The sixth encounter is one of the very few where Stamatis hesitantly makes the first move. In his phone call to her when he suggests they go for “ a walk or something,”, Elektra responds that she could come over to his place later to watch a movie together. The parallel montage shows both of them getting ready and brings to mind equivalent scenes from more mainstream movies. Stamatis prepares his room feverishly by hanging his paintings on the walls while Elektra, who’s wearing her more stylish and “feminine”’ clothes,  looks at herself in the mirror. Suddenly, she starts smudging away her make-up and the camera passes on to Stamatis who is in the bath when his answering machine plays a message. Elektra’s voice announces that she doesn’t want to go by his place anymore and that she will go for a beer at his local bar.  As in their previous encounters it is clear that Elektra acts impulsively without undermining her real desires and moods. After her phone call, Stamatis takes some of his antidepressant pills and then destroys the decor of his room. In the next scene the camera shows the two of them sitting by the wall at the back of the bar where both their bodies and gazes are turned away from each other. Elektra faces left in relation to the frame shot, Stamatis faces right.  In front of them, in double print and at a very fast pace, come and go the coloured silhouettes of the rest of the bar locals in an experimental technique resembling video-clips.  Afterwards we see the couple on the street. Elektra is following Stamatis who’s a step a head of her.  Suddenly Stamatis  turns on his heel and stares at her, speechless (in this encounter they haven’t yet exchanged any words). He then literally disappears on the right side of the frame. Following that we see Stamatis vomiting in the toilet of his house while Elektra with tears in her eyes sits under his window puffing at a cigarette.

    The seventh encounter is provoked by a text message sent to Stamatis by Elektra. Subverting as usual the atmosphere of the previous encounter, it starts on a happy note with the couple strolling at night and finishing with an interesting use of intensive jump cuts that articulate Stamatis’ stammering. The continuously failed attempts to invite Elektra to his place (and make love) are presented by showing us the couple moving but staying virtually at the same place, or moving just a tiny bit with the jumps of the image itself making their movements spasmodic. Stamatis’ strenuous effort comes to a halt with a simple and clear “let’s go’”(to his place) by Elektra who happily surprises him. But the couple will just kiss since Elektra, with her characteristic directness, will make it clear that “Ι just can’t make love with you today…for a totally ridiculous reason that I’ m embarrassed to tell you”.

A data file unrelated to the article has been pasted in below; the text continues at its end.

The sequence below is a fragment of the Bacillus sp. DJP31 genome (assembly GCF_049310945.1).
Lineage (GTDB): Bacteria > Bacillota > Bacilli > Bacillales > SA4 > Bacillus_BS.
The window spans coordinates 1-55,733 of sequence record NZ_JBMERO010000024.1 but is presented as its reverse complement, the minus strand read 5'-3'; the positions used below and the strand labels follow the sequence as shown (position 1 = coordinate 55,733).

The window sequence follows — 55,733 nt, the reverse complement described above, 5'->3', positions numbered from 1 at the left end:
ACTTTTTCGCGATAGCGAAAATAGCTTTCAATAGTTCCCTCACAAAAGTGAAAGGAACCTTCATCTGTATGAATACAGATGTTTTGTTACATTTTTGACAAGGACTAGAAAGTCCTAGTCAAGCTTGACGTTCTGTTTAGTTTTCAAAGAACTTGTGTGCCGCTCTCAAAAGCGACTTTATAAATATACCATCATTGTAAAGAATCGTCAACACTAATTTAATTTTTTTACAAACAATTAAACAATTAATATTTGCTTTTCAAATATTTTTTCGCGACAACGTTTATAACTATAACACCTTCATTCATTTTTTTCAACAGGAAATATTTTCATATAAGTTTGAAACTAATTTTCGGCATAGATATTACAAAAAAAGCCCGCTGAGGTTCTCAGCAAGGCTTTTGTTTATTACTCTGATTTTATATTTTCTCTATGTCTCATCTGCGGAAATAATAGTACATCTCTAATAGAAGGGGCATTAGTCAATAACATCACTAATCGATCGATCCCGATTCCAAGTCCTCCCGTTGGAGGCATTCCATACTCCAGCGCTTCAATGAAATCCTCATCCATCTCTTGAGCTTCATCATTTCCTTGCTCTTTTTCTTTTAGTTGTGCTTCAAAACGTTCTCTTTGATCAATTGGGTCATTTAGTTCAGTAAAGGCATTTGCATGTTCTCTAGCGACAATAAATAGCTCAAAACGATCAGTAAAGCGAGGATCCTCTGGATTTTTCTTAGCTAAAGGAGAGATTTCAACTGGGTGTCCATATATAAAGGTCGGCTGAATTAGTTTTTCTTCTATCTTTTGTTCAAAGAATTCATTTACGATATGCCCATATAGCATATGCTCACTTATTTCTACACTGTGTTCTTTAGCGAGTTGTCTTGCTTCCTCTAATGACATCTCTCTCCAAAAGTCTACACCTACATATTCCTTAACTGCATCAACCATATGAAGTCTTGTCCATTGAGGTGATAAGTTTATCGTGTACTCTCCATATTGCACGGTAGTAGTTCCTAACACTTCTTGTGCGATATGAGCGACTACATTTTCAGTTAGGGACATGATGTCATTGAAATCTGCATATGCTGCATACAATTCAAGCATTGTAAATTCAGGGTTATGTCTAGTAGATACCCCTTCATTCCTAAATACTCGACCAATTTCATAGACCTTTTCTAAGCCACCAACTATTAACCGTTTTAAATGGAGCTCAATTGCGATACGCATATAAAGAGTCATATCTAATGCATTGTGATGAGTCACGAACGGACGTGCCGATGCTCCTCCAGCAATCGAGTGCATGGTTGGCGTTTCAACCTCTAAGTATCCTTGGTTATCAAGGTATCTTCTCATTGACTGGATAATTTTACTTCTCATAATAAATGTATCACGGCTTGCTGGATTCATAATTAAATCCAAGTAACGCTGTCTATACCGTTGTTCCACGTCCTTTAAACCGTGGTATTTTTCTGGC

The couple make love on their eighth encounter under Elektra’s initiative. Going out of the cinema Elektra will tell him how much she enjoyed their kiss last time and how much she would like to repeat it. The bold erotic scene that follows shows Stamatis, just after he has “come,” withdrawing to his own world and, when Elektra touches him hesitantly, he tells her dryly, “Would you mind leaving? I can’t sleep in the same bed as someone else.”  Elektra gets dressed and leaves, refusing his offer to accompany her.  The next scenes show her going down the steps heavily and, after she lights a cigarette, starting to literally bang her head on the wall.